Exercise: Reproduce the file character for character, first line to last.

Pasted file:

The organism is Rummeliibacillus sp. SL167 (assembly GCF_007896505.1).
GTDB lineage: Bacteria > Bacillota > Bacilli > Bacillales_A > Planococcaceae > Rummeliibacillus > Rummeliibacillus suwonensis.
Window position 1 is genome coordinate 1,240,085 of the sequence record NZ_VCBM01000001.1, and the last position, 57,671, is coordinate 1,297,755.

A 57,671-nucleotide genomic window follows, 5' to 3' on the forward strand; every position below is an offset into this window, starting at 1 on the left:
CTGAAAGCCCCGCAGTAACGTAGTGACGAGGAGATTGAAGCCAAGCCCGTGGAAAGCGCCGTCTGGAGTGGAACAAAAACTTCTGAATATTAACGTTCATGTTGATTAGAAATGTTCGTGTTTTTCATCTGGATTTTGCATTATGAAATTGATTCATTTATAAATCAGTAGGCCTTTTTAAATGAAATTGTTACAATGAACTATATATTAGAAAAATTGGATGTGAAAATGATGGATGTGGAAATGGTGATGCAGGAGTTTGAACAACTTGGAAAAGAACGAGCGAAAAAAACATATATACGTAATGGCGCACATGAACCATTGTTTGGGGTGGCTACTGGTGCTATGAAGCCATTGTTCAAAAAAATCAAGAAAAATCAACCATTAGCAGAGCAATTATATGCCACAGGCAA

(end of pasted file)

The organism is Rummeliibacillus sp. SL167 (assembly GCF_007896505.1).
GTDB lineage: Bacteria > Bacillota > Bacilli > Bacillales_A > Planococcaceae > Rummeliibacillus > Rummeliibacillus suwonensis.
Window position 1 is genome coordinate 1,240,085 of the sequence record NZ_VCBM01000001.1, and the last position, 57,671, is coordinate 1,297,755.

A 57,671-nucleotide genomic window follows, 5' to 3' on the forward strand; every position below is an offset into this window, starting at 1 on the left:
CTGAAAGCCCCGCAGTAACGTAGTGACGAGGAGATTGAAGCCAAGCCCGTGGAAAGCGCCGTCTGGAGTGGAACAAAAACTTCTGAATATTAACGTTCATGTTGATTAGAAATGTTCGTGTTTTTCATCTGGATTTTGCATTATGAAATTGATTCATTTATAAATCAGTAGGCCTTTTTAAATGAAATTGTTACAATGAACTATATATTAGAAAAATTGGATGTGAAAATGATGGATGTGGAAATGGTGATGCAGGAGTTTGAACAACTTGGAAAAGAACGAGCGAAAAAAACATATATACGTAATGGCGCACATGAACCATTGTTTGGGGTGGCTACTGGTGCTATGAAGCCATTGTTCAAAAAAATCAAGAAAAATCAACCATTAGCAGAGCAATTATATGCCACAGGCAA